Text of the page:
Lettizia Alcaraz could have enjoyed a life-long association with football. But the round ball’s loss has been rugby’s gain and she has become a stalwart of the women’s game in Argentina and South America. 

Coming from Alvear, a small north-eastern town close to Brazil, rugby was never on her radar growing up.

In fact, this natural-born sportswoman stood out from a young age in football and futsal, playing a lot with men which took her game to heights that brought her close to full international honours.

“Everything related to explosion, speed and jumping, [which] I was good at,” Alcaraz explained from Corrientes, where she now resides, some 500 kilometres from her home town and 1,200km from Buenos Aires.

“I was even offered [the chance] to move to Brazil to play football, but I was young and my parents didn’t let me go.”

During her studies to be a PE teacher rugby was not on the curriculum for women, who were instead taught netball. 

Around that time, she was spotted by the Asociación del Fútbol Argentino (Argentine Football Association) and brought to Buenos Aires to be part of a selection process in 2003. 

“I was 27 and age played against me as they were in search of younger players,” she recalled.

She did represent Argentina in the 2008 AMF Futsal Women’s World Cup in Spain, where they finished in fifth place. 

“Singing the national anthem was a great moment, fulfilling the dream of representing my country,” Alcaraz said.

Introduction to rugby

Having spent five years working as a PE teacher in her home town, it was in the city of Corrientes, the province’s capital, where Alcaraz was introduced to rugby. 

Age had curtailed her football dreams but was suddenly not an issue in the new sport, one she knew nothing about.

“After a year of trying, a professor, Pablo Semhann, convinced me to take up rugby,” Alcaraz explained. 

“I was tired of the physical nature of football. Little did I know…”

Alcaraz joined ISEF, the university club. “There was a tournament in Buenos Aires and in two weeks I had a crash course in rugby,” she said. 

“I was on the wing and didn’t know how to pass the ball; all I did was kick and chase.”

With a slight understanding of the rules, she discovered a new world, totally different to football.

“It was about sharing, meeting people, making friends,” she said.

Rugby is now my life

After Alcaraz’s second tournament, which were played every three months, she was asked to join a national camp with 40 players. She was then selected for the South American Sevens in Sao Paulo.

For three years, she played both sports. “When I felt that rugby was giving me more, I turned to it 100 per cent,” Alcaraz said. 

“We were always aiming for more and life took me towards rugby.”

“Rugby is now my life. The values I learnt from my family, hard work, effort, I saw in the game. Things I had in me which I didn’t find in football.”

So she found her place in the world. “At one stage, I felt I was at home, it fitted my lifestyle and my values.”

Rugby became such a part of her life that she went on to play for Argentina for 11 consecutive years, retiring at the South American Sevens tournament in 2016.

Three years earlier, Alcaraz had assumed responsibility for rugby at her university, tasked with convincing future teachers why they needed to teach the game at their schools.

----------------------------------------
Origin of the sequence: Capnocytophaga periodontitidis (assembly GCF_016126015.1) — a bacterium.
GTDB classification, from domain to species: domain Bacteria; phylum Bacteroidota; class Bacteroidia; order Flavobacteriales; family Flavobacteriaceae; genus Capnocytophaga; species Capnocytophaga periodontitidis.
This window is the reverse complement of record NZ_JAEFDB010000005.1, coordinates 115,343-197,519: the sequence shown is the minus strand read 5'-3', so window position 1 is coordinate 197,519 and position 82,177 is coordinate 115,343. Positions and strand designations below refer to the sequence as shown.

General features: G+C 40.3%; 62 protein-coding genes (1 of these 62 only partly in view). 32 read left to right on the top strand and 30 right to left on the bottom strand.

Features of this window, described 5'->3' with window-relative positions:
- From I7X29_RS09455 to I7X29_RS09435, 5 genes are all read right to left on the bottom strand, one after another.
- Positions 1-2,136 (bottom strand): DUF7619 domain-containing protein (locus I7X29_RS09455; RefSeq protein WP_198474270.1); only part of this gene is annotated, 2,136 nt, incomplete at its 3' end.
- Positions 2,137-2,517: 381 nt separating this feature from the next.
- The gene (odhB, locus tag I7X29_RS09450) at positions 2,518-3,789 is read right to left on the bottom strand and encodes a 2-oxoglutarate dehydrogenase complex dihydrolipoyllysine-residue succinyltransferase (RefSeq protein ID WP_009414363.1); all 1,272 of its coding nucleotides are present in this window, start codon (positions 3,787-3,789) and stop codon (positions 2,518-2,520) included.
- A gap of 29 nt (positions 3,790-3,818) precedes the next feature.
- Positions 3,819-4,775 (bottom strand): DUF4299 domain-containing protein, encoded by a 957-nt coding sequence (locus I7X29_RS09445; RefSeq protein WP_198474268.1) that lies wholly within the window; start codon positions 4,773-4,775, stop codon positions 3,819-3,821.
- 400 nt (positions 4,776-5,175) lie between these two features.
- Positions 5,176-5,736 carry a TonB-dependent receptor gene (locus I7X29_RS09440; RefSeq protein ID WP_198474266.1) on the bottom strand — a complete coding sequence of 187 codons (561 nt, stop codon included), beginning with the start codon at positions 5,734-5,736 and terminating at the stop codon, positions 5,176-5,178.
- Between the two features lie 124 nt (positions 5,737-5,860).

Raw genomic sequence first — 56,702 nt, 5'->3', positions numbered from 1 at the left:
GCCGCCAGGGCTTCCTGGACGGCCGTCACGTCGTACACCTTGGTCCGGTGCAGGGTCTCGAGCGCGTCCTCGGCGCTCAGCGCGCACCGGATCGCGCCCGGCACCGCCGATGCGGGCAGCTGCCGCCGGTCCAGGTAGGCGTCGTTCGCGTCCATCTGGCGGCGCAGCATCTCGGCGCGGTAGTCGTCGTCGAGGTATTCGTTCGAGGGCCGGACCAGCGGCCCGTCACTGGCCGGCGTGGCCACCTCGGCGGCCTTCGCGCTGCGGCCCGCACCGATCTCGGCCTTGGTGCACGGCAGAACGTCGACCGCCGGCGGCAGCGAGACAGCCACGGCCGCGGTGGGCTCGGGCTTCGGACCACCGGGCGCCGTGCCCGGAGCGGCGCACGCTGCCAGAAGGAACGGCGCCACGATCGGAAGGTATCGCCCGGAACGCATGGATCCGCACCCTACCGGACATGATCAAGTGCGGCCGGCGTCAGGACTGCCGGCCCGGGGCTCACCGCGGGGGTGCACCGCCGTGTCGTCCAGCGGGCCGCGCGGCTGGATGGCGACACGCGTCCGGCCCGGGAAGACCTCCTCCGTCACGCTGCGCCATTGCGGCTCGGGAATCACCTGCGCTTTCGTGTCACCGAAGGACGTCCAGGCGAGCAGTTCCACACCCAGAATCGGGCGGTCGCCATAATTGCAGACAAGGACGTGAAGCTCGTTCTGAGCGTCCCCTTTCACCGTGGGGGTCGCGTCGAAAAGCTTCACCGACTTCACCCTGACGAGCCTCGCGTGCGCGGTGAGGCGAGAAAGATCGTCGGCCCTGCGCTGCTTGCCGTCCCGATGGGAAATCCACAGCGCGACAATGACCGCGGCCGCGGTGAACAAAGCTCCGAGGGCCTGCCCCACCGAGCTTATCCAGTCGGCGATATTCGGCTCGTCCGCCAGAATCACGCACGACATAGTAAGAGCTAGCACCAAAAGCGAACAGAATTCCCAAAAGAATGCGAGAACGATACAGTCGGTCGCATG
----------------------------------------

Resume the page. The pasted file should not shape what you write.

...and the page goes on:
“When I started playing we only had three clubs and about 50 players; now there are 16 [clubs] with age-grade and children’s rugby,” she said with pride of how the game took off in her area.

As she was preparing for life after rugby as a player, she felt the desperate need to convince others that her passion needed multiplying. So, Alcaraz became a coach.

Soon after, the Unión Argentina de Rugby (UAR) brought her into the fold to mentor younger girls ahead of the 2018 Youth Olympic Games in Buenos Aires, for which she was a torch bearer around her city.

The scholarship

Thanks to the encouragement and support of many, Alcaraz put her hand up for the World Rugby Women’s Executive Leadership Scholarship.

“I heard about it in 2018; having found out I got a help from World Rugby’s Santiago Ramallo, UAR’s Francisco Rubio and others that helped on my dream of getting more knowledge to be able to help more people through rugby.”

Thanks to the scholarship, she has started post-graduate studies in coach management. “To work better with players, staff, fans,” she said, acknowledging the work she has done with World Rugby, Sudamérica Rugby and the UAR in the last few years.

The responsibility Alcaraz now carries is very clear to her: “I have to make the best of it for my club, my union, my country and the region. 

“I have to learn things that will make me better. My motivation is the privilege of having been chosen.”

With the need for more first-time coaches and at higher levels for women’s teams, both in the country and the region, Alcaraz will use the funding to travel to Spain and Ireland with Chilean Soledad Galleguillos, who was also chosen for the scholarship in 2019.

“My other goals are to find all the information I can on how to include rugby in state school PE curricular, how to work with high-performance players, leadership skills.”

In a country where football is religion, it wouldn’t have been easy for Alcaraz to change sports.

“Football is part of my life,” she said. “It gave me a lot of skills that made my transition to rugby easier. 

“But it doesn’t have what rugby has, that style of life I am passionate about.”